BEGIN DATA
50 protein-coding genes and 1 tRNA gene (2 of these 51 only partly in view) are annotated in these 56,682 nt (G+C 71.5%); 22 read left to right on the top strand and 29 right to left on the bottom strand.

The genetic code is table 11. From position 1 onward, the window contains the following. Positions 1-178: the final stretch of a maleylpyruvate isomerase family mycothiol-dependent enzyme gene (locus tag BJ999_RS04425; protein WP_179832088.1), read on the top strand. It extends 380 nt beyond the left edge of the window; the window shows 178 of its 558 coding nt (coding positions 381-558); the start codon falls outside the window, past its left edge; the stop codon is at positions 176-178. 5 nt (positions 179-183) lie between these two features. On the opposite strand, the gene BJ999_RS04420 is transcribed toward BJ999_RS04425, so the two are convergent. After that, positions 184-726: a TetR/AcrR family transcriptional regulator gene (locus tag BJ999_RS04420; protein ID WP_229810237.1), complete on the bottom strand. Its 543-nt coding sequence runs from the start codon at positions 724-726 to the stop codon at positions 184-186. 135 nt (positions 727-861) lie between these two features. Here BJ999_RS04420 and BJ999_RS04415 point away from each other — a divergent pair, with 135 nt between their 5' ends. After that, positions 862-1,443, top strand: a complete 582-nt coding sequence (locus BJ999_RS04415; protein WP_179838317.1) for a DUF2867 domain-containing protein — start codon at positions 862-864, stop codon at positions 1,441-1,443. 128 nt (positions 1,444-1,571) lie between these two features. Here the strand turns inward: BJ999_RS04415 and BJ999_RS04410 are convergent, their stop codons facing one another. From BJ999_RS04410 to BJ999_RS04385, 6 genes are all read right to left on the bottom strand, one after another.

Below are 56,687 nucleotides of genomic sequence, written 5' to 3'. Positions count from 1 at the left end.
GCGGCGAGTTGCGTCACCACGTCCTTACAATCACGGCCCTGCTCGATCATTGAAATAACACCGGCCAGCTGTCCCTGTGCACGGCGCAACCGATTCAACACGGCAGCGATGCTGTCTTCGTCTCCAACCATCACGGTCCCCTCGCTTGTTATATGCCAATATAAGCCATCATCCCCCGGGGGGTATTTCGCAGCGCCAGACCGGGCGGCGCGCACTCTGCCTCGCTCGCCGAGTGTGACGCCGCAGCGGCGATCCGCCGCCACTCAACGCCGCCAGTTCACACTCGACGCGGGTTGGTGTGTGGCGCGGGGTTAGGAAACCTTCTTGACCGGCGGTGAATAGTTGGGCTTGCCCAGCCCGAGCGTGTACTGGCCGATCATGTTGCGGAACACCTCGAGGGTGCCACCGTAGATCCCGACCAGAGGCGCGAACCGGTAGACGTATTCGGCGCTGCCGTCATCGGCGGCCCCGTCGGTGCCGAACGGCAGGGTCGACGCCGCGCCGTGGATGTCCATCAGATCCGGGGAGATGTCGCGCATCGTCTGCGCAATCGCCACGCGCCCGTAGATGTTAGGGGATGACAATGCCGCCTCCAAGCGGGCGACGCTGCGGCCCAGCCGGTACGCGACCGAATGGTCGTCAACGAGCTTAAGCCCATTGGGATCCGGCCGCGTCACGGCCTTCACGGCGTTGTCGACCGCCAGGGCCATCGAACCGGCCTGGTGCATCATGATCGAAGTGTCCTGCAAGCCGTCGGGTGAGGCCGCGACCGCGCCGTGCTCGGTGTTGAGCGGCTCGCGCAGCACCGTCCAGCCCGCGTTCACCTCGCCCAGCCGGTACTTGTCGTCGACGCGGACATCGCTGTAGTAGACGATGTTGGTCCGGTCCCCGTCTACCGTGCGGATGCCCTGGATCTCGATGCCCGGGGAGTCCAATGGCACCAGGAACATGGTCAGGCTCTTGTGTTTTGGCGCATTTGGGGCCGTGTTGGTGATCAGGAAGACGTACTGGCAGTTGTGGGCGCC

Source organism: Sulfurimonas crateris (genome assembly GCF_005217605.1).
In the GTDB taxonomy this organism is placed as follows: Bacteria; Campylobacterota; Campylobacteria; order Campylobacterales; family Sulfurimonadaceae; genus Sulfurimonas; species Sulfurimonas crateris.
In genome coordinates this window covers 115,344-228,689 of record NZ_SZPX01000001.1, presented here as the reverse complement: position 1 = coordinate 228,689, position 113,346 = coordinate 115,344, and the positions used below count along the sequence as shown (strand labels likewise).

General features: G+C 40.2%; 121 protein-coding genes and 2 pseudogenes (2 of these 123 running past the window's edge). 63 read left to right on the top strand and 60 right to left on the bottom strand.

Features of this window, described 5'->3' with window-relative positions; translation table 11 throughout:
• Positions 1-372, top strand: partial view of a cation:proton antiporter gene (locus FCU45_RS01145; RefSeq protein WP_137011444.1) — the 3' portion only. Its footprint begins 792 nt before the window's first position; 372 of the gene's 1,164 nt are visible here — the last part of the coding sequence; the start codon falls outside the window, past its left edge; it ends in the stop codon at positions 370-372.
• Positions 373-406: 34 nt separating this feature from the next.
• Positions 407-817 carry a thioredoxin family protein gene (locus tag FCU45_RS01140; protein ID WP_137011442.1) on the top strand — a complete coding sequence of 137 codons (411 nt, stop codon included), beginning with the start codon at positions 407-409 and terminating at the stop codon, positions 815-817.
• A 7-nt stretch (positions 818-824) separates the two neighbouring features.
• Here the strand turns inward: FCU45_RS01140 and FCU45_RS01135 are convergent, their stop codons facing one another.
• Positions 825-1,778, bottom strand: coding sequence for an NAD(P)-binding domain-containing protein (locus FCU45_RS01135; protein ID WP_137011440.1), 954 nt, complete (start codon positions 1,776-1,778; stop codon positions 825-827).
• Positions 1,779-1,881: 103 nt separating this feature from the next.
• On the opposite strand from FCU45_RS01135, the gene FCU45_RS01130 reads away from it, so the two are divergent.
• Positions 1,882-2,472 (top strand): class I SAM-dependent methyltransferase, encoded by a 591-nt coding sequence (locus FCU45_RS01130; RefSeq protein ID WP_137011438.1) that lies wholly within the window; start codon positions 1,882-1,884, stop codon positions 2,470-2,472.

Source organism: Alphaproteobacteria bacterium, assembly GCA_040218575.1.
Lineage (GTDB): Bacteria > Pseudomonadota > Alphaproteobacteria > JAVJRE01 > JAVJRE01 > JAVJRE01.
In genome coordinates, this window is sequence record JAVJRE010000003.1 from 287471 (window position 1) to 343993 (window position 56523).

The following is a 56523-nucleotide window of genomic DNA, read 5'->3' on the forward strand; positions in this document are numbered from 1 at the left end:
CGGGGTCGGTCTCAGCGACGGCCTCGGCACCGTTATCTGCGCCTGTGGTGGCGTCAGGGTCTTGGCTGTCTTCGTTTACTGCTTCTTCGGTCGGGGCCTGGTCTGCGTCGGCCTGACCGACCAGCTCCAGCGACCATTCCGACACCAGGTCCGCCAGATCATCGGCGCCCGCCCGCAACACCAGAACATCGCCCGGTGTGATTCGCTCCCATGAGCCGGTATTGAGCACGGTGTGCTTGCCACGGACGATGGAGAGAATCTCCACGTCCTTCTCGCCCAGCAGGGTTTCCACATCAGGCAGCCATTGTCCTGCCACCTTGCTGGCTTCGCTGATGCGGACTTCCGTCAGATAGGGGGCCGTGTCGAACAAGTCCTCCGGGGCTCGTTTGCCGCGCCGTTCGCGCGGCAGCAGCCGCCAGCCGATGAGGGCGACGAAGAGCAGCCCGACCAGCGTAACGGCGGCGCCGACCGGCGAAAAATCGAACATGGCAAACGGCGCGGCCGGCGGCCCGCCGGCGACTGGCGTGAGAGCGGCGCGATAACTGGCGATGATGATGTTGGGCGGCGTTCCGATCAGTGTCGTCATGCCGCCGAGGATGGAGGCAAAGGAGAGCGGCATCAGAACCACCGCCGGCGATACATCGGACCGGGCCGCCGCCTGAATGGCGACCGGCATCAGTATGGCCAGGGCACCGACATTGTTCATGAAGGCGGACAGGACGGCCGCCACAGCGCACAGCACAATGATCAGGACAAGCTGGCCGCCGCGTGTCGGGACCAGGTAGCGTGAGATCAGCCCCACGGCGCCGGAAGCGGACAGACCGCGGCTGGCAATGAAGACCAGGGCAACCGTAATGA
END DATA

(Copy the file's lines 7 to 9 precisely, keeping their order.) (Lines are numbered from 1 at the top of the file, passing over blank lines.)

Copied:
In genome coordinates this window covers 115,344-228,689 of record NZ_SZPX01000001.1, presented here as the reverse complement: position 1 = coordinate 228,689, position 113,346 = coordinate 115,344, and the positions used below count along the sequence as shown (strand labels likewise).

General features: G+C 40.2%; 121 protein-coding genes and 2 pseudogenes (2 of these 123 running past the window's edge). 63 read left to right on the top strand and 60 right to left on the bottom strand.

Features of this window, described 5'->3' with window-relative positions; translation table 11 throughout: